Washington, DC—Nearly half of patients diagnosed with sexually transmitted infections (STIs) each year are adolescents. Yet among those who received a diagnosis and a prescription at an emergency department (ED), more than 40% never get their drugs, according to a new study.

That is especially disturbing, according to a research letter in JAMA Pediatrics, because untreated sexually transmitted diseases in women can cause pelvic inflammatory disease (PID) and potentially complicate future pregnancies.

“We were astonished to find that teenagers’ rates of filling STI prescriptions were so low,” explained senior author Monika K. Goyal, MD, MSCE, assistant chief of Children’s Division of Emergency Medicine and Trauma Services at Children’s National Health System here. “Our findings demonstrate the imperative need to identify innovative methods to improve treatment adherence for this high-risk population.”

The retrospective cohort study was conducted at two emergency departments affiliated with a large, urban, tertiary care children’s hospital. Participants were adolescents aged 13 to 19 years who were prescribed antimicrobial treatment from January 1, 2016, to December 31, 2017, after being diagnosed with PID or testing positive for chlamydia.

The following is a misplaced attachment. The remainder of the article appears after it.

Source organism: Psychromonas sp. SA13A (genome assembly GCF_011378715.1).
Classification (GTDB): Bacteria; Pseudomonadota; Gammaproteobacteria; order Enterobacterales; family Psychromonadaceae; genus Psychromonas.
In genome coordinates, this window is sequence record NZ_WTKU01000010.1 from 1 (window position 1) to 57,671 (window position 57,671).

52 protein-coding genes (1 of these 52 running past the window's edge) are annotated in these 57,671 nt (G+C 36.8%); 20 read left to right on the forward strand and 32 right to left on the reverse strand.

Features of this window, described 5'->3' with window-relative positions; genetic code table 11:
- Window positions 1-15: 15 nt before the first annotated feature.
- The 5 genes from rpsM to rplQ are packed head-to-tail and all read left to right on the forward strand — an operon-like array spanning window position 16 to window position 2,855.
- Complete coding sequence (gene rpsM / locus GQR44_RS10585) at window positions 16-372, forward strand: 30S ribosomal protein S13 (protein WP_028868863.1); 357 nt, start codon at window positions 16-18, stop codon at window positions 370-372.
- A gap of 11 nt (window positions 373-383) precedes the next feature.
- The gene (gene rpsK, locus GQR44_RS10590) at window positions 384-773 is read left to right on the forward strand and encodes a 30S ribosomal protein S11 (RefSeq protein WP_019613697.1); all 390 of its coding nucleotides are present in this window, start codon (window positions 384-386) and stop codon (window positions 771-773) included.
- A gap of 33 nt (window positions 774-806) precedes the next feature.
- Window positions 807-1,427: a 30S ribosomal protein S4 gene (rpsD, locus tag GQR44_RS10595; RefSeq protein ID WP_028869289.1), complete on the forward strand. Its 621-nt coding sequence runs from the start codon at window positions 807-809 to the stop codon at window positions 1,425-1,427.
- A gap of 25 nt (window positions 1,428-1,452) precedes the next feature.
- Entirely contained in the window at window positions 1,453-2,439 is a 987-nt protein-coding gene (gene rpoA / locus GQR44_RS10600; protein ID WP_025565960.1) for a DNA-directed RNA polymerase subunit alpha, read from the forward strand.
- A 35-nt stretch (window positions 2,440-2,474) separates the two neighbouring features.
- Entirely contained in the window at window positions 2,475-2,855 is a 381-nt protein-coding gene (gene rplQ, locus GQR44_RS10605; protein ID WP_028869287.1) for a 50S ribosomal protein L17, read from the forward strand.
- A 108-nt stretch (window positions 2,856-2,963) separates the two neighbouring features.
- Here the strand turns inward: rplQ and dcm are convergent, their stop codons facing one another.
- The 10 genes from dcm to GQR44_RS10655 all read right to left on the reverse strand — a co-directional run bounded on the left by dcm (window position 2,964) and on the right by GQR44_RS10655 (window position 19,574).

During the study period, there were 696 ED visits with diagnosed STIs. Of these, 208 patients received outpatient prescriptions for antimicrobial treatment for cervicitis/urethritis (n = 65; 31.2%) or PID (n = 143; 68.8%). Yet, only 57.7% (95% CI, 50.9-64.5) of the prescriptions were filled. Researchers determined that the only factor associated with prescription filling was hospital admission (73.7% vs. 54.1%; adjusted odds ratio, 2.3; 95% CI, 1.0-5.0). 

“Teenagers may face a number of hurdles when it comes to STI treatment, including out-of-pocket cost, access to transportation and confidentiality concerns,” Goyal explained.

“The proportion of prescriptions filled for the treatment of STIs among adolescents diagnosed in the pediatric ED was low. Hospital admission was associated with prescription filling,” study authors conclude. “Future studies should strive to understand the barriers underlying prescription filling to aid the development of targeted, ED-based interventions to promote STI-related treatment adherence.”

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